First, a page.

V. Press is an independent publisher of poetry, founded in 2013.
The dictionary definition of the abbreviation V offers the following:
1. velocity 2. victory 3. vocative 4. volt 5. volume 6. vowel .
Our own definitions also include:
1. V. is for very. We publish work that is very very. This is not to say that we favour extreme art or experimental over mainstream. Nor do we adhere to one set tradition, theme, approach, fashion…or fad. Rather it means that we look for work that is distinctive, very itself. For the reader, this translates as offering them an experience we hope will be very exciting, very moving, very impactful..very what they do and don’t expect.
Editorial, Management and Marketing – Sarah Leavesley
Editorial and Design – Ruth Stacey
‘V. Press is very proud to launch Ransom Notes by Jacqui Rowe, her fourth published pamphlet.
This is a sequence of little poetry fictions that are simultaneously very serendipitous and very idiosyncratic. Each poem is an abstraction from the lives of characters conceived by chance and who emerge through the writing without ever fully explaining themselves.
Originating from a process of cutting up and randomness, fragments of writing, sketches, poem drafts and found texts were initially combined to form documents resembling a kidnapper’s ransom notes. These were then crafted and shaped.’ Sarah Leavesley, Editor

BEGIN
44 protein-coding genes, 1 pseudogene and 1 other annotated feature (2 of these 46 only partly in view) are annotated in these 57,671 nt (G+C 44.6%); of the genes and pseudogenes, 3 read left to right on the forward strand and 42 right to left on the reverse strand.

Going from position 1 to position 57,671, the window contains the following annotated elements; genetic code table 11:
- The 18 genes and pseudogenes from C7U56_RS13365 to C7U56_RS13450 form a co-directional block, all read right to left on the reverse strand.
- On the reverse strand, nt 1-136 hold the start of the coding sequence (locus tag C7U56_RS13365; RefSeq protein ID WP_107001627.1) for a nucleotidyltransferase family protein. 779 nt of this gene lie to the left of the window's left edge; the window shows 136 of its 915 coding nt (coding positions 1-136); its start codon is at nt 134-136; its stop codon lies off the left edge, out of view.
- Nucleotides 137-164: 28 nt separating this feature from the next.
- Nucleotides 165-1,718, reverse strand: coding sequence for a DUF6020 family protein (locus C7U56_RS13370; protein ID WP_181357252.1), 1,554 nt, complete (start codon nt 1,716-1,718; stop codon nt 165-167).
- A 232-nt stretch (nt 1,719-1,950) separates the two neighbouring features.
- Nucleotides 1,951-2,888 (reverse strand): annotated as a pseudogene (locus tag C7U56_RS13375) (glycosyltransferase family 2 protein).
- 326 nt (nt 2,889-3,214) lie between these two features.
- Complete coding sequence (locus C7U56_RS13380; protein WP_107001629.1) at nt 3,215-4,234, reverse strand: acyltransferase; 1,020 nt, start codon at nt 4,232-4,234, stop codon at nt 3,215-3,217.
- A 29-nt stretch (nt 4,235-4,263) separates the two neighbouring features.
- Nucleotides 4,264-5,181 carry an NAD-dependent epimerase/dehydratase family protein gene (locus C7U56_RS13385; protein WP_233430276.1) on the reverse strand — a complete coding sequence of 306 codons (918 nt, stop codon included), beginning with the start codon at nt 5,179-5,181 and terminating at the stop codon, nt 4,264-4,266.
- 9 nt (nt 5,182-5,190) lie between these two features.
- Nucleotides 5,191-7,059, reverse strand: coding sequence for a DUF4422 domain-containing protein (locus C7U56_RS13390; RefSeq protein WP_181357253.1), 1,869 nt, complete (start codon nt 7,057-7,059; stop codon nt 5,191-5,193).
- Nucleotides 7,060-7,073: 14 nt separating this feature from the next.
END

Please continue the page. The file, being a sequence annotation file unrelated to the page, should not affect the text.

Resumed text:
Read reviews of Ransom Notes at the V.Press Poetry website HERE
V.Press’s first title – published in June 2013 for The Vaginellas’ live performance at Ledbury Poetry Festival in July 2013.
Stark, ballsy and all-embracing, the poems in The Vaginellas are in turns very funny, very feminist and very empowering.
The strong distinct voices of these poets – Catherine Crosswell, Jenny Hope, Sarah James and Ruth Stacey – explore the highs and lows of both the male and female body. No intimate parts escape untouched in this delightful concoction of fun, feminism, sauce and seriousness…None of the language in The Vaginellas is gratuitous, every word serves its purpose – to captivate readers, be it in a lyrical, erotic, fun way or a reclaiming of historical terms that have been manhandled for years.